Rules needed to
protect right whales
The following editorial
appeared recently in the Bangor Daily News.
The dissecting of a
right whale on a beach on Campobello Island offered a rare public view of the
demise of one of the rare cetaceans. Although the cause of the young whale's
death has yet to be de termined, it appeared to have many scars from colliding
with a ship. This shows that federal regulators are right to move ahead with
restrictions on ships to avoid such deadly colli sions.
The National Marine Fisheries Service recently proposed a
mandatory speed limit along three areas of the East Coast to reduce what are
called ship strikes, collisions between endangered North Atlantic right whales
and large commercial vessels. The limit would be 10 knots, about 11.5 mph, for
vessels 65 feet or longer in certain areas during times of the year when the
whales are active there.
The areas are spread from
Florida to Massachusetts. There are no restrictions in the northern Gulf of
Maine because of inconsistent boat traffic and limited knowledge of the whales'
time in these waters.
Restrictions in specific areas will
be in effect when right whales are moving through those areas. The whales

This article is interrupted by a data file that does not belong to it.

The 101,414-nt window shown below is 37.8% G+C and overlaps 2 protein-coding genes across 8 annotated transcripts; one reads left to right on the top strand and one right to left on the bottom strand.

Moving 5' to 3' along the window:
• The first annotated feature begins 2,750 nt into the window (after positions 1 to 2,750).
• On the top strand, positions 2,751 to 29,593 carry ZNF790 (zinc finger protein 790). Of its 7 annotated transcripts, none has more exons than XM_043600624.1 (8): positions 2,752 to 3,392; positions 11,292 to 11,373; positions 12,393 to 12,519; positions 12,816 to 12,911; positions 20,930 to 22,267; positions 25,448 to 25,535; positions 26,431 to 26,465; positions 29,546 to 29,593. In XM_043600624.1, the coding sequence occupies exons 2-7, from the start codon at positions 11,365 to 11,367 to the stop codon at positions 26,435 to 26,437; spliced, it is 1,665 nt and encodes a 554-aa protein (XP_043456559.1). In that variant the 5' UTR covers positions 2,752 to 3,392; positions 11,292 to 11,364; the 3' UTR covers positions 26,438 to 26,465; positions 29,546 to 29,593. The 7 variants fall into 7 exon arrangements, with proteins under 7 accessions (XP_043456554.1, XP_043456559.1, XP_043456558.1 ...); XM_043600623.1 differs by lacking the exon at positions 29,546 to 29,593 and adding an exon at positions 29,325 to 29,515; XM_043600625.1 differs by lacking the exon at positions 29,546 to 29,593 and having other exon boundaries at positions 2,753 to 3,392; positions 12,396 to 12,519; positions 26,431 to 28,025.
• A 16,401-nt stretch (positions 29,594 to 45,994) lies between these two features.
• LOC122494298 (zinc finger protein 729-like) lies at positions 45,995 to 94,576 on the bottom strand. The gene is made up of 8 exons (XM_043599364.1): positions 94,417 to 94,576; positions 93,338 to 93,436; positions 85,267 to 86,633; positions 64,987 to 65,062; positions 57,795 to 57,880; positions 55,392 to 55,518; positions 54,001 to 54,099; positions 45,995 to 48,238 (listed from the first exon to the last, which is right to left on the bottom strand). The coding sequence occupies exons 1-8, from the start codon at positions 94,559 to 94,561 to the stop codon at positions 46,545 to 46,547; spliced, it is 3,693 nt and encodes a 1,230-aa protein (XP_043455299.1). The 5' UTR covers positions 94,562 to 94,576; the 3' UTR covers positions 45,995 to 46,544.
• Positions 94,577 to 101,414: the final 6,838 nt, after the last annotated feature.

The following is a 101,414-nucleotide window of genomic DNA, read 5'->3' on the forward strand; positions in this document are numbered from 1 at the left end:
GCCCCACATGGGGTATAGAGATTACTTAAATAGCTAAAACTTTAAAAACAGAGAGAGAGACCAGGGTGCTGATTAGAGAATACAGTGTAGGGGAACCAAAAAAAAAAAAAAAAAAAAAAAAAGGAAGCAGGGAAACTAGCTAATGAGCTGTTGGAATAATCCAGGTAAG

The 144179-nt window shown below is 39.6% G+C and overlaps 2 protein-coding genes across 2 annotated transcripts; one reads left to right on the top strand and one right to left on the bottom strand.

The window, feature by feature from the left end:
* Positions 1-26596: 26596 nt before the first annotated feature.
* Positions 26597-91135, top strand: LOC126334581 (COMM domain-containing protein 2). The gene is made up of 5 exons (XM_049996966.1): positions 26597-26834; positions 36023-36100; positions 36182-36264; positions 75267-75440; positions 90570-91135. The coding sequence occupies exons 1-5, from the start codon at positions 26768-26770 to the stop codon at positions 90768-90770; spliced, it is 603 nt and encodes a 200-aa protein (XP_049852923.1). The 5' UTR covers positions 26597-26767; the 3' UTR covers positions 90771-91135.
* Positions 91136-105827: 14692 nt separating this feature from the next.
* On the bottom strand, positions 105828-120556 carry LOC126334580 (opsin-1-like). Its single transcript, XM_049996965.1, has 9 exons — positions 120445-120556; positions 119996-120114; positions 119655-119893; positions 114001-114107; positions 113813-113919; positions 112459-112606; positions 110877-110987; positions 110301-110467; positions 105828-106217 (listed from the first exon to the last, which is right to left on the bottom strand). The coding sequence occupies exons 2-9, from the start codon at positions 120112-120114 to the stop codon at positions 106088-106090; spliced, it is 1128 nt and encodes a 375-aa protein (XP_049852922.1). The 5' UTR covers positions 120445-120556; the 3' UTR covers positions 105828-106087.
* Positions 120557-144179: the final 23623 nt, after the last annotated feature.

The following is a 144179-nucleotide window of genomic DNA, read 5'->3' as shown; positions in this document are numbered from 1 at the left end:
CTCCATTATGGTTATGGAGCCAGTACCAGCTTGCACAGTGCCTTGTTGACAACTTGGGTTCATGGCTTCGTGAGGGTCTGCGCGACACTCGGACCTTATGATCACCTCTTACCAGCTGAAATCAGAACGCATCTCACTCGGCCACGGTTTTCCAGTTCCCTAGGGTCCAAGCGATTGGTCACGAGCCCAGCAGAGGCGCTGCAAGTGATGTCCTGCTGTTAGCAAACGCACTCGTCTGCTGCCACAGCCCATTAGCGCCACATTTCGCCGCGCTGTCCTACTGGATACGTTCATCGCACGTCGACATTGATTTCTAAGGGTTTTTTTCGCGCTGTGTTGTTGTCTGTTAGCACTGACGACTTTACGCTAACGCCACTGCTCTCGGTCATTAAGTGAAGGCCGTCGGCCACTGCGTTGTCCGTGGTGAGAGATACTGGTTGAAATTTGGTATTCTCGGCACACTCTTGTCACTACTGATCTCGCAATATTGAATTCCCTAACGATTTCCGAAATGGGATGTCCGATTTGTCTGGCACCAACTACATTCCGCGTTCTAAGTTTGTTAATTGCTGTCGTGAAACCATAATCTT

travel annually from their nursery grounds off Florida and Georgia to the Bay
of Fundy. In other areas, speed restrictions can be imposed if whales are
confirmed to be there. Ships can slow down or go around these areas with
NMFS believes that collisions
with ships are less likely to be fatal at slower speeds. Ship strikes are
responsible for about half of all known, human-caused deaths of right whales,
according to the agency. From 1975 to 2002 at least 38 right whales have been
involved in such collisions. The whales, which are thought to number between
300 and 400, are especially susceptible to ship strikes because they swim near
the surface, are slow moving and are not aware of their surroundings when
Past regulations have focused on fishing gear
changes and putting areas where whales are known to live or pass through off
limits to fishing. Lobstermen have starting using line that hovers in the water
rather than dragging on the bottom and have stopped using knots in their lines
since they can get stuck in a whale's mouth.
there will be increased costs to shippers - and ultimately consumers - of
re-routing ships or slowing them down, the agency is right to ask the shipping
industry to share in the responsibility of not harming whales.